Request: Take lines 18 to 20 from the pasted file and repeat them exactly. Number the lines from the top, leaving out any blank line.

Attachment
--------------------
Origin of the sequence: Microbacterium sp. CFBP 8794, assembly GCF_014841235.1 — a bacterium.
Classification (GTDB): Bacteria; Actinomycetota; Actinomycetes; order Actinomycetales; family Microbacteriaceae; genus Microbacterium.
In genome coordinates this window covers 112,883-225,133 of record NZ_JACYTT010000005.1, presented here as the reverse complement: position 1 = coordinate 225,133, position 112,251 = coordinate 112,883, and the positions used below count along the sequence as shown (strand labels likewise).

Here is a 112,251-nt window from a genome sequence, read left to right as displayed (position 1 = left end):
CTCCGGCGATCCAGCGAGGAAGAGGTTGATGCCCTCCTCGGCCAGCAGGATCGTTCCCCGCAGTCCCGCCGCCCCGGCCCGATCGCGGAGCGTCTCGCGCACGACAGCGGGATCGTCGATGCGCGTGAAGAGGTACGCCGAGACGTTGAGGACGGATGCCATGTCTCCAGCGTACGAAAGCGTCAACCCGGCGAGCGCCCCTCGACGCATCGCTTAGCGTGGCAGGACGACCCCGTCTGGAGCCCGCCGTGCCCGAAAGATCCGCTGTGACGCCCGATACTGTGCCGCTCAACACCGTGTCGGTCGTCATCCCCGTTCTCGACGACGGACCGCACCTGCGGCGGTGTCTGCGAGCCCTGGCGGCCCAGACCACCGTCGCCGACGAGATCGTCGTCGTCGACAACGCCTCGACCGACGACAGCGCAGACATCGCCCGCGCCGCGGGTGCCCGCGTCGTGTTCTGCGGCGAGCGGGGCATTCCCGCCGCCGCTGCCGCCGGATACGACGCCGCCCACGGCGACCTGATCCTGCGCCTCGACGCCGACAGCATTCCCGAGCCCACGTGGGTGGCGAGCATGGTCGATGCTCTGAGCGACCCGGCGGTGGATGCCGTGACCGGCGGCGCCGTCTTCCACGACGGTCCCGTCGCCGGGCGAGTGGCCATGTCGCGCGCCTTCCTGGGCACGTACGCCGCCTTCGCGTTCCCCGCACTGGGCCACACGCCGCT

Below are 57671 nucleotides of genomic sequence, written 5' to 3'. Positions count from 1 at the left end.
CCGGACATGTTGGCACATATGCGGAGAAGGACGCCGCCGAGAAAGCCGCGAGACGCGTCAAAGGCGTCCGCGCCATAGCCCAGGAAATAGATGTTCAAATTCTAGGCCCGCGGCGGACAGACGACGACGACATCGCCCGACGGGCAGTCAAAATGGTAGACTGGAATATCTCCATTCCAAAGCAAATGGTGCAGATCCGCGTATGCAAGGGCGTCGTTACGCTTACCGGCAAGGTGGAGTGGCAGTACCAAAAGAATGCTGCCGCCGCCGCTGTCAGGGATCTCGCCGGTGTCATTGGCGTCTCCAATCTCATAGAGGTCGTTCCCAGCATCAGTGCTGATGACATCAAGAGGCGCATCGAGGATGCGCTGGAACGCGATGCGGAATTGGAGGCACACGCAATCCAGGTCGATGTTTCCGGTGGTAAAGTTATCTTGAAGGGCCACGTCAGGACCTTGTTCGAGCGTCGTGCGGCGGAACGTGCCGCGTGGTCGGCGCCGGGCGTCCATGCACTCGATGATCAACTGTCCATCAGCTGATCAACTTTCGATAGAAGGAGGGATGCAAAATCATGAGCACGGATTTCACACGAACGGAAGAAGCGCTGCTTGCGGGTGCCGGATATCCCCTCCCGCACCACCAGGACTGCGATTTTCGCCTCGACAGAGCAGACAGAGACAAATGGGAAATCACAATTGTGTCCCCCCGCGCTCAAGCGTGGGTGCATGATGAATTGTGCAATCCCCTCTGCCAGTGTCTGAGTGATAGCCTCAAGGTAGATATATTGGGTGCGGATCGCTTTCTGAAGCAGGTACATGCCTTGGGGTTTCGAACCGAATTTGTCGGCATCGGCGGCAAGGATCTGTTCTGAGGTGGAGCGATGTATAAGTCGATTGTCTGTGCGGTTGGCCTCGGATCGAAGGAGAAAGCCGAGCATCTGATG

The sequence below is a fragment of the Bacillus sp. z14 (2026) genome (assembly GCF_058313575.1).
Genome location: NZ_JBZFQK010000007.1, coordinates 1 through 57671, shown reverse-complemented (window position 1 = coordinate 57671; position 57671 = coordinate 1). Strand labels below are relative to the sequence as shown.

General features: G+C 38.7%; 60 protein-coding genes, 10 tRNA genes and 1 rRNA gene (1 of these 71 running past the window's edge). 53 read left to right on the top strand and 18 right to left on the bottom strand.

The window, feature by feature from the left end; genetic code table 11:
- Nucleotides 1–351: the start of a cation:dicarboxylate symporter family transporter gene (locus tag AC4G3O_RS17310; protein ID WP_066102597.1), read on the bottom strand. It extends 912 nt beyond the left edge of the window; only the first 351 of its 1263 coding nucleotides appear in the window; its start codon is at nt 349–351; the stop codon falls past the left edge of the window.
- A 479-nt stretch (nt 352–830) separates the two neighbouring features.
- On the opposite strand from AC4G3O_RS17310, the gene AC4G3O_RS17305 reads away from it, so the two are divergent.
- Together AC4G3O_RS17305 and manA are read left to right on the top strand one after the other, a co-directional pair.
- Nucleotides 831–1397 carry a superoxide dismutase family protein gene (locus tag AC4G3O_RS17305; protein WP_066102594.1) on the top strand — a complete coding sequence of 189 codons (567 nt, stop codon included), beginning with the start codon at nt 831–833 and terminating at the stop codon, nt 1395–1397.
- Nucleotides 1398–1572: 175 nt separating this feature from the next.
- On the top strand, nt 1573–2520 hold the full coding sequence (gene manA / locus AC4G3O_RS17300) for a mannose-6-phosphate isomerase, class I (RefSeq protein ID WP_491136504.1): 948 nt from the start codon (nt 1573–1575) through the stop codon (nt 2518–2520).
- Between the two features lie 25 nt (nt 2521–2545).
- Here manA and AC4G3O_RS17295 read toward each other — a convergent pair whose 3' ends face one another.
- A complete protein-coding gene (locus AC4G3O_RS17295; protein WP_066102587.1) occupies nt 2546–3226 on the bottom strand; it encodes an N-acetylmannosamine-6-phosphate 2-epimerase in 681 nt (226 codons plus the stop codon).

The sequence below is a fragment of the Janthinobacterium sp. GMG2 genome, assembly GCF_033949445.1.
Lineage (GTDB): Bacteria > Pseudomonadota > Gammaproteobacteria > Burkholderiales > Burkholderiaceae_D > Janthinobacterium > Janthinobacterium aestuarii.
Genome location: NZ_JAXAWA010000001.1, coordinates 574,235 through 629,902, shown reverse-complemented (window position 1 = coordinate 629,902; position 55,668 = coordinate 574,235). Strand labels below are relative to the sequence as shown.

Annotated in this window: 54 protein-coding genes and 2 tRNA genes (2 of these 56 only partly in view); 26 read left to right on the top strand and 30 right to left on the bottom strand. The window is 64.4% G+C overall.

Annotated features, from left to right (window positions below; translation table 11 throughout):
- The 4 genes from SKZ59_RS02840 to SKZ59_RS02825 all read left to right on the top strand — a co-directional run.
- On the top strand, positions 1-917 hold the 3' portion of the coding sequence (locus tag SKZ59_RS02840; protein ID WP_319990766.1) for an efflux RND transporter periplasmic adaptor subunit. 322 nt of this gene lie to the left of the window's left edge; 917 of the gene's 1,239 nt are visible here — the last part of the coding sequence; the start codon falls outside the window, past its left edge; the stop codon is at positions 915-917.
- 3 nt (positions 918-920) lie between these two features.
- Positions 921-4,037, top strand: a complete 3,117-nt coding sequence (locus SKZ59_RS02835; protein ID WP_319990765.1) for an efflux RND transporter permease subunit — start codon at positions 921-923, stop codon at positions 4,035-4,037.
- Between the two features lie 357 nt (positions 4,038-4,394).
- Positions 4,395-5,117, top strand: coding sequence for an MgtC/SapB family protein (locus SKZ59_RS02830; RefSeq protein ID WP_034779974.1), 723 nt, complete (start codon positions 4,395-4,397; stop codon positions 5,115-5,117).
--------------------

- On the top strand, nt 1573–2520 hold the full coding sequence (gene manA / locus AC4G3O_RS17300) for a mannose-6-phosphate isomerase, class I (RefSeq protein ID WP_491136504.1): 948 nt from the start codon (nt 1573–1575) through the stop codon (nt 2518–2520).
- Between the two features lie 25 nt (nt 2521–2545).
- Here manA and AC4G3O_RS17295 read toward each other — a convergent pair whose 3' ends face one another.